Dwight Hurst, CMHC: Yeah. And how much of this do you think gets wound up? And people say, is that a choice? And what they’re really thinking is they’re linking choice with blame. Like, can I blame someone for having addiction problems or do I have to say it’s all my fault or someone’s fault or this like is the concept of fault? Does that muddy the waters?
Clare Waismann, RAS/SUDCC: I think also we can’t forget the physiological, you know, effects of using a substance for a long time. I think when we talk about, you know, the patient’s conscious or unconscious behaviors, you have to remember that, you know, their Neuro system has been compromised where their capacity to make healthy decisions is not all there.
Dwight Hurst, CMHC: So choice and accountability are both compromised at that point.
Clare Waismann, RAS/SUDCC: Correct, correct. I think you’re right that we are learning more and more, you know, as we can now. They see the brain and see the chemistry of the brain and how it is a different substance affects it that not all the time. You know, we have to blame the decision on patient’s ability, conscious ability to make them.
David Livingston, LMFT: Mm hmm. Well, that’s I’m glad you brought that up, because. That’s right. Because I’m talking kind of more about the psyche or the personality and you’re talking about the brain and those things while they affect each other, also operate independently. Right. So you can be aware of things. And and and yet the brain could be in this reward system and operating the nervous system. And it can just sort of override even our conscious understanding of what’s best for us. So it’s it gets complex.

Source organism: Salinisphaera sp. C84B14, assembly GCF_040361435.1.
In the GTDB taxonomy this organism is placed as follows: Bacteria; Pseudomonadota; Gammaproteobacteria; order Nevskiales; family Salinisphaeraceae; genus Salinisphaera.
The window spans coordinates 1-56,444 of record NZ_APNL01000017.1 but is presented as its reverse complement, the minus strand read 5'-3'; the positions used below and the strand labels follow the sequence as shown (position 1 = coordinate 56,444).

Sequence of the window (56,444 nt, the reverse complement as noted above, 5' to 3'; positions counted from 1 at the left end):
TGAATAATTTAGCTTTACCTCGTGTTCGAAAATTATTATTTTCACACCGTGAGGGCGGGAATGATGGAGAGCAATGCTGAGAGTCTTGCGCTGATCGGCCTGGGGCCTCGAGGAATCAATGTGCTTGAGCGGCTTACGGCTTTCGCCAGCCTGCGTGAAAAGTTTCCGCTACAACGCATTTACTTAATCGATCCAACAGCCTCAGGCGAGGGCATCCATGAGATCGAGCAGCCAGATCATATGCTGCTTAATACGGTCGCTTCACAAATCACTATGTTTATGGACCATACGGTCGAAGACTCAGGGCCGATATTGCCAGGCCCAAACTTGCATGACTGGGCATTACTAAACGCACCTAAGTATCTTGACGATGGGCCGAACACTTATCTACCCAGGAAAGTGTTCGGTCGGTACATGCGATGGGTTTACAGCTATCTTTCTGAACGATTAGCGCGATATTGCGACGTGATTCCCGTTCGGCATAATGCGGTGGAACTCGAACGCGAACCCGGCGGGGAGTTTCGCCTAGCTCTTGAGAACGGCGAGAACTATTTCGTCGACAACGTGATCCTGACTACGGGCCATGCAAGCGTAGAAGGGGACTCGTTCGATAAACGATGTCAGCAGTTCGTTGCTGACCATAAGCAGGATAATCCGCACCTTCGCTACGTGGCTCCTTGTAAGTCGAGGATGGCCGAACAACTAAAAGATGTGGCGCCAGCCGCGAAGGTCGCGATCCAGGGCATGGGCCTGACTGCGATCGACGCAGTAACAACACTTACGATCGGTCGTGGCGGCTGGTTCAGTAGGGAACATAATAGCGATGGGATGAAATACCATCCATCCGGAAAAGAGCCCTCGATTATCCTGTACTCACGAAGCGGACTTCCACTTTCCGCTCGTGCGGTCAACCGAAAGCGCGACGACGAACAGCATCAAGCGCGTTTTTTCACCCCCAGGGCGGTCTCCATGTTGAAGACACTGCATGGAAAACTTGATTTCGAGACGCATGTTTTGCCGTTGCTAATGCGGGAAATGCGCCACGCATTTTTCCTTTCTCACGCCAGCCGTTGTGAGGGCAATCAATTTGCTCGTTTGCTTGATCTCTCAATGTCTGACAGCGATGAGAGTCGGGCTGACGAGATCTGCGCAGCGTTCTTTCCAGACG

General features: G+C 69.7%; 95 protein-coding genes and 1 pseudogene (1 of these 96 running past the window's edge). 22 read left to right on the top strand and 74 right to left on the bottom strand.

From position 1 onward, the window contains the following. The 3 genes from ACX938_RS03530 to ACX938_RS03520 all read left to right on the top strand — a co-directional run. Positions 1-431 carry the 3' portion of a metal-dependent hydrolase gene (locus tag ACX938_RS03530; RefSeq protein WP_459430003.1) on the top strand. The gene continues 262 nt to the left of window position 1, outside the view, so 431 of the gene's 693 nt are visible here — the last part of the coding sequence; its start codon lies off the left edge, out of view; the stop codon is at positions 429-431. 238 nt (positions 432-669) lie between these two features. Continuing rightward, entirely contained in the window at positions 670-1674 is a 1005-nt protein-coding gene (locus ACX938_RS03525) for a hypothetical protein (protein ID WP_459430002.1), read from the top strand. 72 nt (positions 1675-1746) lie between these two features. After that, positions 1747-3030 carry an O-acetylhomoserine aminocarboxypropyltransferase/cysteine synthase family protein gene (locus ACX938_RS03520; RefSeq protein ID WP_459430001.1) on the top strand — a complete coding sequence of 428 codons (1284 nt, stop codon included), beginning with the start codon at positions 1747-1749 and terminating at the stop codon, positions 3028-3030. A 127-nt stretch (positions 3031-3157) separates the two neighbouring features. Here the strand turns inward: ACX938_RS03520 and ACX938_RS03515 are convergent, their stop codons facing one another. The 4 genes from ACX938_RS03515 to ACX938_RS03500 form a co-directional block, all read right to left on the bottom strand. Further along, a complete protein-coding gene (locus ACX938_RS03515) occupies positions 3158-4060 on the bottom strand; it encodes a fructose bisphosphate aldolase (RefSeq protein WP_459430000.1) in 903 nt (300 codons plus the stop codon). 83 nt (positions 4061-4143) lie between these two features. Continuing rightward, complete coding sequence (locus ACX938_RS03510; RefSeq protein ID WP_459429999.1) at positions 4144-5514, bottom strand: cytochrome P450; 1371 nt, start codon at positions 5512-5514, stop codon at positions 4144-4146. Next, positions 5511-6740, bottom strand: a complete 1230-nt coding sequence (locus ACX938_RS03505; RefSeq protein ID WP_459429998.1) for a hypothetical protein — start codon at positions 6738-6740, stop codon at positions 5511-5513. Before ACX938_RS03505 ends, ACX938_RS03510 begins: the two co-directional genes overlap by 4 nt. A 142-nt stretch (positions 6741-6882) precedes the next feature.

Clare Waismann, RAS/SUDCC: Definitely, you know, creates a compulsiveness, you know, an uncontrollable need to do certain things that we know are harmful. But I think one time, David, we spoke about that, you know, the short thought process, you know, the thought process without a connection to the next thought process. And I think that’s one of the major consequences of substance is, you know, there’s a very short amount of thought to a decision making. And those are the ones that I’m pretty much talking about right now. You know, when when you ask now is addiction something that people can control? I think often they cannot.